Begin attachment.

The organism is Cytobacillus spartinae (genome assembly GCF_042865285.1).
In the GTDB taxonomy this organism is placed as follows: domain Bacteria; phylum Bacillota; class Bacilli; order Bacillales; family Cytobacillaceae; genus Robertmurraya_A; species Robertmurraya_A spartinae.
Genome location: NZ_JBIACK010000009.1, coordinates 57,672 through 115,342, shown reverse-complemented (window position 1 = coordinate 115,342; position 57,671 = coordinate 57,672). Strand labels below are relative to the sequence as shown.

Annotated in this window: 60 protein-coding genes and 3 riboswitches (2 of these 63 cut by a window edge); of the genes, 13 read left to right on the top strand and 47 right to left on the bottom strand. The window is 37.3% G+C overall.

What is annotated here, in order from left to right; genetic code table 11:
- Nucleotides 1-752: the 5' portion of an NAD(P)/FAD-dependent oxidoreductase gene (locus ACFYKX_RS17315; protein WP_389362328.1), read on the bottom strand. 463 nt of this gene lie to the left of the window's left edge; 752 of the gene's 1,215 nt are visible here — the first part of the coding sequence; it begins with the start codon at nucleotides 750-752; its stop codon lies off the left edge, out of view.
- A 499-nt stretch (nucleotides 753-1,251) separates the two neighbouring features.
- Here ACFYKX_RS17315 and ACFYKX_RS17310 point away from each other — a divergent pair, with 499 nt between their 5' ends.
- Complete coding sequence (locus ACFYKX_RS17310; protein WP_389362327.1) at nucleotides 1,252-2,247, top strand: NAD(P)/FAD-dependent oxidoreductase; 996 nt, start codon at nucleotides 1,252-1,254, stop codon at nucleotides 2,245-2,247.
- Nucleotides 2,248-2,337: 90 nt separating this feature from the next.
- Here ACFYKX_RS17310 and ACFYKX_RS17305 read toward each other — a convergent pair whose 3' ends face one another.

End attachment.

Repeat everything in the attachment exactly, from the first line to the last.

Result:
The organism is Cytobacillus spartinae (genome assembly GCF_042865285.1).
In the GTDB taxonomy this organism is placed as follows: domain Bacteria; phylum Bacillota; class Bacilli; order Bacillales; family Cytobacillaceae; genus Robertmurraya_A; species Robertmurraya_A spartinae.
Genome location: NZ_JBIACK010000009.1, coordinates 57,672 through 115,342, shown reverse-complemented (window position 1 = coordinate 115,342; position 57,671 = coordinate 57,672). Strand labels below are relative to the sequence as shown.

Annotated in this window: 60 protein-coding genes and 3 riboswitches (2 of these 63 cut by a window edge); of the genes, 13 read left to right on the top strand and 47 right to left on the bottom strand. The window is 37.3% G+C overall.

What is annotated here, in order from left to right; genetic code table 11:
- Nucleotides 1-752: the 5' portion of an NAD(P)/FAD-dependent oxidoreductase gene (locus ACFYKX_RS17315; protein WP_389362328.1), read on the bottom strand. 463 nt of this gene lie to the left of the window's left edge; 752 of the gene's 1,215 nt are visible here — the first part of the coding sequence; it begins with the start codon at nucleotides 750-752; its stop codon lies off the left edge, out of view.
- A 499-nt stretch (nucleotides 753-1,251) separates the two neighbouring features.
- Here ACFYKX_RS17315 and ACFYKX_RS17310 point away from each other — a divergent pair, with 499 nt between their 5' ends.
- Complete coding sequence (locus ACFYKX_RS17310; protein WP_389362327.1) at nucleotides 1,252-2,247, top strand: NAD(P)/FAD-dependent oxidoreductase; 996 nt, start codon at nucleotides 1,252-1,254, stop codon at nucleotides 2,245-2,247.
- Nucleotides 2,248-2,337: 90 nt separating this feature from the next.
- Here ACFYKX_RS17310 and ACFYKX_RS17305 read toward each other — a convergent pair whose 3' ends face one another.